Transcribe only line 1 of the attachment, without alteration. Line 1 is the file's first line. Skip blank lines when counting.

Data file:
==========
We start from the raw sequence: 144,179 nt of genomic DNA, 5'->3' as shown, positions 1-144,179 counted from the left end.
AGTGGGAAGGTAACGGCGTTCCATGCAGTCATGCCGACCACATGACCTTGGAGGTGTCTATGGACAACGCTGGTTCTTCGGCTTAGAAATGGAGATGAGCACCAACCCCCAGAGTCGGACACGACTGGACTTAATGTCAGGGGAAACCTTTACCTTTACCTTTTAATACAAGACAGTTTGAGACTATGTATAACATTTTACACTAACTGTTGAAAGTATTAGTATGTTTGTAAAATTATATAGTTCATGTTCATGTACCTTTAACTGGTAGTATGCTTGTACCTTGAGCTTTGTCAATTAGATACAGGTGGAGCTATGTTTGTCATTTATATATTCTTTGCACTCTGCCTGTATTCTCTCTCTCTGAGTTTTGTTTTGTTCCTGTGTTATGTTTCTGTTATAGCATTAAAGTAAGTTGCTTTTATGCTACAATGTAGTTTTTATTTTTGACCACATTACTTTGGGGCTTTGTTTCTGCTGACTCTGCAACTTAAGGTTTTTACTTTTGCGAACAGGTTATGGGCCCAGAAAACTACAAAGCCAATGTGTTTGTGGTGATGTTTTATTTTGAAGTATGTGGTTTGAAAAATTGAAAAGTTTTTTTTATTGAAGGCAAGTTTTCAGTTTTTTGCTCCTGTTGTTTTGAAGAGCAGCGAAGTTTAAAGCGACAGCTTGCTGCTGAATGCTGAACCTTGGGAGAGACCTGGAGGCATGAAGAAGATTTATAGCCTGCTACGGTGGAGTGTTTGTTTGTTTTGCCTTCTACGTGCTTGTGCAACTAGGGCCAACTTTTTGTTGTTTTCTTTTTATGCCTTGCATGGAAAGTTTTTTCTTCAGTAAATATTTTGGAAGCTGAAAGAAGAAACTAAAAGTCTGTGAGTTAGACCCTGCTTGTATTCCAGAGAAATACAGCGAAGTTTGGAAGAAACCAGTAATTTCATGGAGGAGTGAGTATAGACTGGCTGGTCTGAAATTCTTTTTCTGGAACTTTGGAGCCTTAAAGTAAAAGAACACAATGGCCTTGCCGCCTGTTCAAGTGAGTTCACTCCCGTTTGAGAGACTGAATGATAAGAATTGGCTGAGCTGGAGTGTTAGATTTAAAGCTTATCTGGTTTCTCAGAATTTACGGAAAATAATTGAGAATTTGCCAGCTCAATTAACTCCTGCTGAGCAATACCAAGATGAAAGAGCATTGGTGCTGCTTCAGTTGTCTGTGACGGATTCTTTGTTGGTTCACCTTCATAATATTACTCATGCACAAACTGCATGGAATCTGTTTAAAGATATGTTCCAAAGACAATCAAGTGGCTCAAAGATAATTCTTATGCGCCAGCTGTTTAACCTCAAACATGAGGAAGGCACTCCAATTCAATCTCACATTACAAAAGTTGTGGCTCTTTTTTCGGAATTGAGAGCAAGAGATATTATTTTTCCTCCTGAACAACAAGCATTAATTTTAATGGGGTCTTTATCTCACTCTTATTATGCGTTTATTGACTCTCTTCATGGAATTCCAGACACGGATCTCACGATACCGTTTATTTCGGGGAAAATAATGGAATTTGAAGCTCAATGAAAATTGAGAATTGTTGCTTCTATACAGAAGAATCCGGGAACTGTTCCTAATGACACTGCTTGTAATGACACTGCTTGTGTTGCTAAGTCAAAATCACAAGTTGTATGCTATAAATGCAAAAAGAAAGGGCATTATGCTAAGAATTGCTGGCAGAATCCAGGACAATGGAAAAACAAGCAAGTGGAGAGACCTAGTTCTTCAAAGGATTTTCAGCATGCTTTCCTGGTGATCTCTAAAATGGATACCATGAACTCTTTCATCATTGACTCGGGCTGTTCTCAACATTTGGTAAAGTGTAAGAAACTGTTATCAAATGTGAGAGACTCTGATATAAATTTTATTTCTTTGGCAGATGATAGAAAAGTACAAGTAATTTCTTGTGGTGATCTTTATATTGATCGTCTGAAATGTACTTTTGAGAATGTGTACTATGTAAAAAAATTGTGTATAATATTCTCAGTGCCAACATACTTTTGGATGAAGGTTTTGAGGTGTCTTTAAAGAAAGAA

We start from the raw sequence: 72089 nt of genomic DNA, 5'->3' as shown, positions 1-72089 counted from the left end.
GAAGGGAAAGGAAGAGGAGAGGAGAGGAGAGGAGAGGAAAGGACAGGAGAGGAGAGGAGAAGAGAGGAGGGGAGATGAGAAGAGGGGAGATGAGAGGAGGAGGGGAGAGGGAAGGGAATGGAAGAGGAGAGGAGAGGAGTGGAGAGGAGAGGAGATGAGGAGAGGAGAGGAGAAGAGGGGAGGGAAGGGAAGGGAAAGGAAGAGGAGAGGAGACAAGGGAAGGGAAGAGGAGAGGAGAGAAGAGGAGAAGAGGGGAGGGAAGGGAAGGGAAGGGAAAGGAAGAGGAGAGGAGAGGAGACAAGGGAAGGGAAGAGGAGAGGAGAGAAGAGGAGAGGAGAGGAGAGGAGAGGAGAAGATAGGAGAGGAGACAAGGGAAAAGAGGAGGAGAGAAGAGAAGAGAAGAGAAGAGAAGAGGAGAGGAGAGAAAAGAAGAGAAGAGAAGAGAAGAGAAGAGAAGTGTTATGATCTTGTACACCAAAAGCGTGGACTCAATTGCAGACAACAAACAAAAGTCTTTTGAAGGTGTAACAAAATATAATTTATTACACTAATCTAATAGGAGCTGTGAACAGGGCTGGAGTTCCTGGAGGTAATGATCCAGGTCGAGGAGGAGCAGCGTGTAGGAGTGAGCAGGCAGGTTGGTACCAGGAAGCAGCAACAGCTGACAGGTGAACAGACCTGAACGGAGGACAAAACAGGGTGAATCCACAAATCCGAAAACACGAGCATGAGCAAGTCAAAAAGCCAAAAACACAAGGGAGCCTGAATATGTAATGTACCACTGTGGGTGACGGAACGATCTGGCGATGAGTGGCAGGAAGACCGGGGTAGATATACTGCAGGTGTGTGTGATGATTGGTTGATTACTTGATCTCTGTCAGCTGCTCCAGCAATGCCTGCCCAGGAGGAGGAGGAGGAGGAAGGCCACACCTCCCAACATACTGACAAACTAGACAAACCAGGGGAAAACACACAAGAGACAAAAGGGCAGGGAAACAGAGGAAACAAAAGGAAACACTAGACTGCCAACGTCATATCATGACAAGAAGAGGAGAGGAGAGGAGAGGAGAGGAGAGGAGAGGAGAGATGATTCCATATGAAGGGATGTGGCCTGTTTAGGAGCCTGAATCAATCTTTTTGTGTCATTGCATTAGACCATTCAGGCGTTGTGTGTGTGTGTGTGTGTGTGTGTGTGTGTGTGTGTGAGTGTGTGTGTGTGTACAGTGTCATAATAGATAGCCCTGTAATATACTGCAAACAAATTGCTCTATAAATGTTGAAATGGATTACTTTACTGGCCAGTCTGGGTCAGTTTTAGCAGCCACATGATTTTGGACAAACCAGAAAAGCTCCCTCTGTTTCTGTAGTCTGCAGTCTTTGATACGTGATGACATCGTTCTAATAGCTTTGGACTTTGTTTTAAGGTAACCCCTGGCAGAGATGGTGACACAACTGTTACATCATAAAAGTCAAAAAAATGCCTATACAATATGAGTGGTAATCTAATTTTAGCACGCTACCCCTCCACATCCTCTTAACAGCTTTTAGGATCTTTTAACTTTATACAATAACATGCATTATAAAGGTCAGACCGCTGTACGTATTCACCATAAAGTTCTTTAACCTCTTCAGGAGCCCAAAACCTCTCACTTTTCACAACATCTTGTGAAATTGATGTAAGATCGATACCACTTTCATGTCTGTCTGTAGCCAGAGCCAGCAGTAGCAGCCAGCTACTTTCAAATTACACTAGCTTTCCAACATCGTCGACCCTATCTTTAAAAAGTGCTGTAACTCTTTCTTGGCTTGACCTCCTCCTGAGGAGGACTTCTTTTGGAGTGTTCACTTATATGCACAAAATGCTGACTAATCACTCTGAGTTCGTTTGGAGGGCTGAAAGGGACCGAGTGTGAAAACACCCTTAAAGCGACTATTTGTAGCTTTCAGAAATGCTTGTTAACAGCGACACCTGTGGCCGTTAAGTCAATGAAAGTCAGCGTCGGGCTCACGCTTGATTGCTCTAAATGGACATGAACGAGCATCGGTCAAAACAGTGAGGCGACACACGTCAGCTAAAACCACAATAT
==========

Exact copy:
We start from the raw sequence: 144,179 nt of genomic DNA, 5'->3' as shown, positions 1-144,179 counted from the left end.